But when you understand that what is happening in your life at any given moment, is part of an infinitely complex whole, in which you are only a very small grain of sand, the resistance that we put up when faced with catastrophe is weakened.
Keep in mind the triviality of our existence. Even names like Galileo, Marco Aurelio or Da Vinci will not mean anything in 100,000 or 200,000 years, a time that on a cosmic scale is not so immeasurable.
Your pain, your story, your situation, is only important for your microworld and those around you or connected to you. This is not going to stop suffering automatically, but can take away inertia from that terrible rush of pain that you are going through.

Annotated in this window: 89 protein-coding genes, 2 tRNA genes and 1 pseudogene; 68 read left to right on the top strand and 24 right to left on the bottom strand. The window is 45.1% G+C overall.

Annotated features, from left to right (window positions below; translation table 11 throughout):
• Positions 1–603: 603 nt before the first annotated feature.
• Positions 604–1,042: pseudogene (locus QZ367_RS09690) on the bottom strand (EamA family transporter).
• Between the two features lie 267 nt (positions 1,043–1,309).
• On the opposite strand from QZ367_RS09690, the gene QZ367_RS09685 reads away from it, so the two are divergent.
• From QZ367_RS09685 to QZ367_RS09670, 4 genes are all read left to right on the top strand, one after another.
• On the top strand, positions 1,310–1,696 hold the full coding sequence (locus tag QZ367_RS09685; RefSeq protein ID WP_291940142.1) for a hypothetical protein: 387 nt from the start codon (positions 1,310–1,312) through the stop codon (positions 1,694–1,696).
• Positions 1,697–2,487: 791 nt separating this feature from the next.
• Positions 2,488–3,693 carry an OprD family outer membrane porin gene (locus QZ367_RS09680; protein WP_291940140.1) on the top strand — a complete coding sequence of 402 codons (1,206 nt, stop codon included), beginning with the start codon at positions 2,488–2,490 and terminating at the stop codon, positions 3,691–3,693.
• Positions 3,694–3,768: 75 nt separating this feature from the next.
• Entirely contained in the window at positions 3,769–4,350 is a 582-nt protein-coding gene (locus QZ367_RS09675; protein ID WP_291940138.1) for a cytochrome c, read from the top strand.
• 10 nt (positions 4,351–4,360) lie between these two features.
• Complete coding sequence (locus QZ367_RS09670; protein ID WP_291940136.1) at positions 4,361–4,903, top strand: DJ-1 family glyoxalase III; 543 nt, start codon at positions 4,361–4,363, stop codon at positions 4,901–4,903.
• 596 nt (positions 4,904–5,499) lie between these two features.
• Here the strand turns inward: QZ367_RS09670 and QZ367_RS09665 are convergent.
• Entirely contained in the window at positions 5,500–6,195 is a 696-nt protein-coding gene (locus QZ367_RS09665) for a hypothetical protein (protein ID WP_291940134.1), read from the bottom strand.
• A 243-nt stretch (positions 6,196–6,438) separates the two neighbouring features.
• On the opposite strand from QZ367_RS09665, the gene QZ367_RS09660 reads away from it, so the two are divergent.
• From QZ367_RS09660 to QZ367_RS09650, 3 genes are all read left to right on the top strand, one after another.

How can I benefit from this situation?
Yes, in all, and I mean all situations, you can take away something positive
If I have to stick to one specific strategy, I’ll always stick with this one. Before any vital catastrophe you have to go through, ask yourself the following: What can I get out of this situation?
- Many inmates of Nazi concentration camps became peace activists.
- People who have suffered abuse of all kinds are today giving talks to help others who have been through the same.
- Women who have been through a .
- Or kids who suffered bullying, like Jesús Vázquez.
- Or those who have suffered sexual abuse, such as James Rhodes.
The one thing they all have in common is the ability that they have had to become alchemists of their own suffering and their ability to know how to transform it into something positive, being able to help others along the way
Accept things for what they are without resisting